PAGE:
Measure Foundry 5.1

Data Translation has released Measure Foundry 5.1, which features Vista support and the addition of new components. 

The new Analog Input Synched component is specially designed to allow synchronisation of two DT9837A modules, reducing development time as the two devices are presented in a single component configurable as one device with twice the channels. The new ASCII File Writer component allows the user to easily save data directly to a text file. Also in this release are new Measurement Applets, including the Sound and Vibration Applet.

Measure Foundry has extended its data acquisition capability to Vista users building high-performance, sensor-based measurement systems. New applications for vibration and temperature can be readily configured through its graphical drag and drop approach.

Measure Foundry 5.1 offers the following new features:

  • Vista compatibility
  • Analog Input Synched component: Enables configuration of two DT9837A’s in a Master/Slave configuration to perform continuous analogue input operations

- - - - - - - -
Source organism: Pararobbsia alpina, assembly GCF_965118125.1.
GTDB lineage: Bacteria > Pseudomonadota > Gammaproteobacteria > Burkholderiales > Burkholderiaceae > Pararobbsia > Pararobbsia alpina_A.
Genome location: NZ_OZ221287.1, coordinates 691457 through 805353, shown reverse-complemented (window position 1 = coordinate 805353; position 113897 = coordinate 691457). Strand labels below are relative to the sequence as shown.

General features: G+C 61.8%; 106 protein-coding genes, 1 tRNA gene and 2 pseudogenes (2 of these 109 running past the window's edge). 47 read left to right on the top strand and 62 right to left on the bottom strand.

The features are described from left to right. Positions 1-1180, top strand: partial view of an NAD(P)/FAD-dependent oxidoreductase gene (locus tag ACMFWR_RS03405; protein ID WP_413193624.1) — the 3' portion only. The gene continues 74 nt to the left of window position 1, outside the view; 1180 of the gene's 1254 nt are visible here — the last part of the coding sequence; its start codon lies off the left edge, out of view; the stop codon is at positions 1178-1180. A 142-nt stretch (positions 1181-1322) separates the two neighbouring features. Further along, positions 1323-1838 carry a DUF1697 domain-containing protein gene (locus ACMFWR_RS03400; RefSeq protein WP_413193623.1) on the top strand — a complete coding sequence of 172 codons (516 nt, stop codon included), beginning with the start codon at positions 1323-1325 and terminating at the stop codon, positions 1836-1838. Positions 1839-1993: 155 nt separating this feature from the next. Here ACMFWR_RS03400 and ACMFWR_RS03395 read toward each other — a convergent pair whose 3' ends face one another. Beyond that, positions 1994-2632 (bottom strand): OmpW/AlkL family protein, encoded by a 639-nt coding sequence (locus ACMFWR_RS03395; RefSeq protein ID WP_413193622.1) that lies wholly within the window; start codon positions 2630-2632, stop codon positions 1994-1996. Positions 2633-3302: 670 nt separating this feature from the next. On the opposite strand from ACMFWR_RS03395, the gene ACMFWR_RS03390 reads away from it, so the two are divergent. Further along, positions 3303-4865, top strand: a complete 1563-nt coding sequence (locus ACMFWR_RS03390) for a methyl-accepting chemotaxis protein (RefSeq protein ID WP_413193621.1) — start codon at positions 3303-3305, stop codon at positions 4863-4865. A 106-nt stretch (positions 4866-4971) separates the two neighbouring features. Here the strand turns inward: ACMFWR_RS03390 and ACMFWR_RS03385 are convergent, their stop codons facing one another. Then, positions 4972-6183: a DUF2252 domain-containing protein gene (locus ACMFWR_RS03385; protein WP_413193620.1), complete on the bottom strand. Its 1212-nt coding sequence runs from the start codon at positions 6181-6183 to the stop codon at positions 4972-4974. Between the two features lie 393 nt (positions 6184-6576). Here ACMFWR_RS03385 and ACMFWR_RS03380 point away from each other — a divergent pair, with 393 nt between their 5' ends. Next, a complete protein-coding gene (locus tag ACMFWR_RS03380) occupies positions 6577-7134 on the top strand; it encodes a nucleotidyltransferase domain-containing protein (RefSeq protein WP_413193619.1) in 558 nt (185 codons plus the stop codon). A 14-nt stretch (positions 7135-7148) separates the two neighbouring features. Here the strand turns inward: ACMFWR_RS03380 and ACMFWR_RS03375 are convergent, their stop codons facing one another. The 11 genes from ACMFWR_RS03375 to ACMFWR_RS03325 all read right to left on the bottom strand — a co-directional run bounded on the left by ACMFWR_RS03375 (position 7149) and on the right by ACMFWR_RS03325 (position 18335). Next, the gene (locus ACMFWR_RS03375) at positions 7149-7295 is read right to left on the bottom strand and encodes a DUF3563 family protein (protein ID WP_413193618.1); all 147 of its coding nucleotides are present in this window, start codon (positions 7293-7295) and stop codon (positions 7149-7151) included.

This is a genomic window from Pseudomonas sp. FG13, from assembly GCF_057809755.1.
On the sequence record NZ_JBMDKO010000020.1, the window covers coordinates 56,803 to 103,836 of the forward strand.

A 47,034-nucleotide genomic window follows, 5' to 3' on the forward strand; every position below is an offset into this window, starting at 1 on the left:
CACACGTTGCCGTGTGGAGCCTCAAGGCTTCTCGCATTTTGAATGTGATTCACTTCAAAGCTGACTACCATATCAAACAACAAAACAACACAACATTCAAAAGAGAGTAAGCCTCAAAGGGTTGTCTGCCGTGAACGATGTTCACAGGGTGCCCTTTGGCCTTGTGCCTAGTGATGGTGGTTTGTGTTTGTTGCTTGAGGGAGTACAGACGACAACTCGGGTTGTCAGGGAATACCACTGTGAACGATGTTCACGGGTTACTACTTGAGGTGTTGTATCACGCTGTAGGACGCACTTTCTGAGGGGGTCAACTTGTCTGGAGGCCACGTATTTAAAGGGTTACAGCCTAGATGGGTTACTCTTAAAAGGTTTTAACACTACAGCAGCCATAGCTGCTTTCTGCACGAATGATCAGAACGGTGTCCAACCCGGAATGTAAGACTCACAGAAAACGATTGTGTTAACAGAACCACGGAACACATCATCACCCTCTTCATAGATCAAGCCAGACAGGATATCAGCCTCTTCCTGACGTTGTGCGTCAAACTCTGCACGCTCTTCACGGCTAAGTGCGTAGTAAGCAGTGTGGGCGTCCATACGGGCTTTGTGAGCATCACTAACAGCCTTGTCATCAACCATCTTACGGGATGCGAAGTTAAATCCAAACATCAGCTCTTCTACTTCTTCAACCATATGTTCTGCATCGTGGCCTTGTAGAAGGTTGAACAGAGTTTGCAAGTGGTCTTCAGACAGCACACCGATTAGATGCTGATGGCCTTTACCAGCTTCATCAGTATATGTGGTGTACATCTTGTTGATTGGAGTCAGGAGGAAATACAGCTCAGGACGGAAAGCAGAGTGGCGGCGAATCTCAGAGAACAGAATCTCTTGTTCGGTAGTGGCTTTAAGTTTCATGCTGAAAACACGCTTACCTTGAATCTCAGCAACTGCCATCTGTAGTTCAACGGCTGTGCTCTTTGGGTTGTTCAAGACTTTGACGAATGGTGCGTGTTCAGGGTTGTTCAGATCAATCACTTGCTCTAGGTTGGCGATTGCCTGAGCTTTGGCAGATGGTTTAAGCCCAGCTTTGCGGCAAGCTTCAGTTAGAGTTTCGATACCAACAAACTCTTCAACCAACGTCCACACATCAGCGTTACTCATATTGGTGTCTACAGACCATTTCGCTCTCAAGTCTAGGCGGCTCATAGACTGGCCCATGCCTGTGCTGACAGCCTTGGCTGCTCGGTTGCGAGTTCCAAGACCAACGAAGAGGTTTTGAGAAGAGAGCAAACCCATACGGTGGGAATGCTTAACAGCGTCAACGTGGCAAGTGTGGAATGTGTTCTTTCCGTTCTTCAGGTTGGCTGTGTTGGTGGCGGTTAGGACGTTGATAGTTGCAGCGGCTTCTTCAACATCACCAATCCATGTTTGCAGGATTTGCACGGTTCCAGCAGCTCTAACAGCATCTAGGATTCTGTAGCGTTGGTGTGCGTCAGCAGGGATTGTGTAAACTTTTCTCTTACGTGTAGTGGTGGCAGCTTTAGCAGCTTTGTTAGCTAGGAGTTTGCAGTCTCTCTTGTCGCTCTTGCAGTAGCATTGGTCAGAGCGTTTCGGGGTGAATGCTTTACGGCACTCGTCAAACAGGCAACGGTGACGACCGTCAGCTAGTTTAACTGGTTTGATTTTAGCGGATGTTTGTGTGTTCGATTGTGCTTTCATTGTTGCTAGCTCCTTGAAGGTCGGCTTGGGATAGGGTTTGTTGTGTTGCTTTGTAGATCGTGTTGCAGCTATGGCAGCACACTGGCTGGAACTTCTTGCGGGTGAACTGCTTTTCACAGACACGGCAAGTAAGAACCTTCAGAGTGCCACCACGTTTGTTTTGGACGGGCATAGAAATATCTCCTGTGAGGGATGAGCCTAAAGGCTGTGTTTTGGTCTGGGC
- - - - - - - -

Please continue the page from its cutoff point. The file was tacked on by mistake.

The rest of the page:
• ASCII File Writer component: Permits customised formatting of data files
  • Measurement Applets: Small applications created with Measure Foundry that can be modified or combined to provide a specific solution. 

Data Translations’ Measure Foundry is available in the following versions: Base, Professional, and Academic. The add-on Instrument Pak for Measure Foundry Professional provides support for all system standards including IVI, VISA, and SCPI.


For functionality and security for externalised research, software providers have turned to the cloud, writes Sophia Ktori


Robert Roe looks at the latest simulation techniques used in the design of industrial and commercial vehicles


Robert Roe investigates the growth in cloud technology which is being driven by scientific, engineering and HPC workflows through application specific hardware


Robert Roe learns that the NASA advanced supercomputing division (NAS) is optimising energy efficiency and water usage to maximise the facility’s potential to deliver computing services to its user community


Robert Roe investigates the use of technologies in HPC that could help shape the design of future supercomputers